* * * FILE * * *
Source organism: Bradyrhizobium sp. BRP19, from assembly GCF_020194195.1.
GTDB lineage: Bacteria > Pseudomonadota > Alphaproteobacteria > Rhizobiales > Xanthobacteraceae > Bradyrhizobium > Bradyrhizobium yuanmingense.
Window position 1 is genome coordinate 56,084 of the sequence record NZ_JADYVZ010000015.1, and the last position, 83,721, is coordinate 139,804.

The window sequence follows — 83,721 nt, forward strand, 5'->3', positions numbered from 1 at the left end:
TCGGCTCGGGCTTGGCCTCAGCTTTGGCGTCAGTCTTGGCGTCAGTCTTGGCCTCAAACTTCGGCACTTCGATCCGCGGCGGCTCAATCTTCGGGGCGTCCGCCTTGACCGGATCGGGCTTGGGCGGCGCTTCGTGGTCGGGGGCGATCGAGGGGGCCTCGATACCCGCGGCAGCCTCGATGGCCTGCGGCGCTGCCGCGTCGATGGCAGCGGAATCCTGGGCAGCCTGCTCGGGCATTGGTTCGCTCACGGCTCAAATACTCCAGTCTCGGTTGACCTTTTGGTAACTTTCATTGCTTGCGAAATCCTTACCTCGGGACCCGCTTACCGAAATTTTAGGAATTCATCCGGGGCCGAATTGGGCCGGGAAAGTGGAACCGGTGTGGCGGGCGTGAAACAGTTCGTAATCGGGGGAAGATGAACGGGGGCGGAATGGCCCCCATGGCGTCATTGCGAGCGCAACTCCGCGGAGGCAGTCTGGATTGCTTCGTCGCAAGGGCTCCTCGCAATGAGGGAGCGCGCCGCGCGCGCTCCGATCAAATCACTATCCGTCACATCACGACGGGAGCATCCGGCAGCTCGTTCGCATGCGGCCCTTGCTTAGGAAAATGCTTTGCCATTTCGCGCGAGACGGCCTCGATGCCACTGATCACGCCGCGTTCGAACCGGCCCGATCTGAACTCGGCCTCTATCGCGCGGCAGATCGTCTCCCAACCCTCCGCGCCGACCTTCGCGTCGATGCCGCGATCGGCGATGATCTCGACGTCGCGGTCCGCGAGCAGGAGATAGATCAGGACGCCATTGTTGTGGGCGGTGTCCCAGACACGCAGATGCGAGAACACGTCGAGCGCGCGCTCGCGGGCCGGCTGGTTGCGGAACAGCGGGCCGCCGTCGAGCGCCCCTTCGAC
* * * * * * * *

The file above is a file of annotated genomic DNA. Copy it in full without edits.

Source organism: Bradyrhizobium sp. BRP19, from assembly GCF_020194195.1.
GTDB lineage: Bacteria > Pseudomonadota > Alphaproteobacteria > Rhizobiales > Xanthobacteraceae > Bradyrhizobium > Bradyrhizobium yuanmingense.
Window position 1 is genome coordinate 56,084 of the sequence record NZ_JADYVZ010000015.1, and the last position, 83,721, is coordinate 139,804.

The window sequence follows — 83,721 nt, forward strand, 5'->3', positions numbered from 1 at the left end:
TCGGCTCGGGCTTGGCCTCAGCTTTGGCGTCAGTCTTGGCGTCAGTCTTGGCCTCAAACTTCGGCACTTCGATCCGCGGCGGCTCAATCTTCGGGGCGTCCGCCTTGACCGGATCGGGCTTGGGCGGCGCTTCGTGGTCGGGGGCGATCGAGGGGGCCTCGATACCCGCGGCAGCCTCGATGGCCTGCGGCGCTGCCGCGTCGATGGCAGCGGAATCCTGGGCAGCCTGCTCGGGCATTGGTTCGCTCACGGCTCAAATACTCCAGTCTCGGTTGACCTTTTGGTAACTTTCATTGCTTGCGAAATCCTTACCTCGGGACCCGCTTACCGAAATTTTAGGAATTCATCCGGGGCCGAATTGGGCCGGGAAAGTGGAACCGGTGTGGCGGGCGTGAAACAGTTCGTAATCGGGGGAAGATGAACGGGGGCGGAATGGCCCCCATGGCGTCATTGCGAGCGCAACTCCGCGGAGGCAGTCTGGATTGCTTCGTCGCAAGGGCTCCTCGCAATGAGGGAGCGCGCCGCGCGCGCTCCGATCAAATCACTATCCGTCACATCACGACGGGAGCATCCGGCAGCTCGTTCGCATGCGGCCCTTGCTTAGGAAAATGCTTTGCCATTTCGCGCGAGACGGCCTCGATGCCACTGATCACGCCGCGTTCGAACCGGCCCGATCTGAACTCGGCCTCTATCGCGCGGCAGATCGTCTCCCAACCCTCCGCGCCGACCTTCGCGTCGATGCCGCGATCGGCGATGATCTCGACGTCGCGGTCCGCGAGCAGGAGATAGATCAGGACGCCATTGTTGTGGGCGGTGTCCCAGACACGCAGATGCGAGAACACGTCGAGCGCGCGCTCGCGGGCCGGCTGGTTGCGGAACAGCGGGCCGCCGTCGAGCGCCCCTTCGAC